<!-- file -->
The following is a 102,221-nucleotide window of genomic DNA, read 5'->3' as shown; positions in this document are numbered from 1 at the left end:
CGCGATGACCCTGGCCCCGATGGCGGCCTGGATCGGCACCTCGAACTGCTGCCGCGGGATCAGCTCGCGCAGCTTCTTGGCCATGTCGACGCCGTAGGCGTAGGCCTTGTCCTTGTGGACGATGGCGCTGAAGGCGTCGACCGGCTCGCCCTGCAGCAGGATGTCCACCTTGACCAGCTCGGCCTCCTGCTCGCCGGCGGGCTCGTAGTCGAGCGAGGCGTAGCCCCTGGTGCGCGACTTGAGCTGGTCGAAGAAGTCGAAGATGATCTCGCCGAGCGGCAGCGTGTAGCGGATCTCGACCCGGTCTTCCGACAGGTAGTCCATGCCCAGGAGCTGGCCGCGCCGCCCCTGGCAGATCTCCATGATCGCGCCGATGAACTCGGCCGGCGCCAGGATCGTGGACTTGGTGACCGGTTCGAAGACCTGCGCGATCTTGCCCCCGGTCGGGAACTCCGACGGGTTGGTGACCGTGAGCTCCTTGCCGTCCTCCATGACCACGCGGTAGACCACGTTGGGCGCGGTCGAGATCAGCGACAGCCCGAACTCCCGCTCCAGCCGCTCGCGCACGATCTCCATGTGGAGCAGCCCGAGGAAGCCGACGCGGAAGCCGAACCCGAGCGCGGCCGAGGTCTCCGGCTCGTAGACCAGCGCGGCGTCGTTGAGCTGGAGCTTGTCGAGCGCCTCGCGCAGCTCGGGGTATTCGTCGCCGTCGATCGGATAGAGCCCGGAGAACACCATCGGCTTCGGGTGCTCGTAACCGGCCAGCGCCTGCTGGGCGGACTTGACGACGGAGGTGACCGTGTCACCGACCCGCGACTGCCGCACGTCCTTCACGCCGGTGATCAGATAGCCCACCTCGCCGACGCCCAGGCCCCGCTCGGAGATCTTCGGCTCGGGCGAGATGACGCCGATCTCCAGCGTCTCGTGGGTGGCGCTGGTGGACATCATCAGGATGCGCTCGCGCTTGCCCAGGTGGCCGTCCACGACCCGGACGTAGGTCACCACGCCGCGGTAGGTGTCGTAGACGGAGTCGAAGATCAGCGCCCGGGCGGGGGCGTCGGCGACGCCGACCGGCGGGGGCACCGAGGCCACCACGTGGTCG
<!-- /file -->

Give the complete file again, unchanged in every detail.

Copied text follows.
The following is a 102,221-nucleotide window of genomic DNA, read 5'->3' as shown; positions in this document are numbered from 1 at the left end:
CGCGATGACCCTGGCCCCGATGGCGGCCTGGATCGGCACCTCGAACTGCTGCCGCGGGATCAGCTCGCGCAGCTTCTTGGCCATGTCGACGCCGTAGGCGTAGGCCTTGTCCTTGTGGACGATGGCGCTGAAGGCGTCGACCGGCTCGCCCTGCAGCAGGATGTCCACCTTGACCAGCTCGGCCTCCTGCTCGCCGGCGGGCTCGTAGTCGAGCGAGGCGTAGCCCCTGGTGCGCGACTTGAGCTGGTCGAAGAAGTCGAAGATGATCTCGCCGAGCGGCAGCGTGTAGCGGATCTCGACCCGGTCTTCCGACAGGTAGTCCATGCCCAGGAGCTGGCCGCGCCGCCCCTGGCAGATCTCCATGATCGCGCCGATGAACTCGGCCGGCGCCAGGATCGTGGACTTGGTGACCGGTTCGAAGACCTGCGCGATCTTGCCCCCGGTCGGGAACTCCGACGGGTTGGTGACCGTGAGCTCCTTGCCGTCCTCCATGACCACGCGGTAGACCACGTTGGGCGCGGTCGAGATCAGCGACAGCCCGAACTCCCGCTCCAGCCGCTCGCGCACGATCTCCATGTGGAGCAGCCCGAGGAAGCCGACGCGGAAGCCGAACCCGAGCGCGGCCGAGGTCTCCGGCTCGTAGACCAGCGCGGCGTCGTTGAGCTGGAGCTTGTCGAGCGCCTCGCGCAGCTCGGGGTATTCGTCGCCGTCGATCGGATAGAGCCCGGAGAACACCATCGGCTTCGGGTGCTCGTAACCGGCCAGCGCCTGCTGGGCGGACTTGACGACGGAGGTGACCGTGTCACCGACCCGCGACTGCCGCACGTCCTTCACGCCGGTGATCAGATAGCCCACCTCGCCGACGCCCAGGCCCCGCTCGGAGATCTTCGGCTCGGGCGAGATGACGCCGATCTCCAGCGTCTCGTGGGTGGCGCTGGTGGACATCATCAGGATGCGCTCGCGCTTGCCCAGGTGGCCGTCCACGACCCGGACGTAGGTCACCACGCCGCGGTAGGTGTCGTAGACGGAGTCGAAGATCAGCGCCCGGGCGGGGGCGTCGGCGACGCCGACCGGCGGGGGCACCGAGGCCACCACGTGGTCG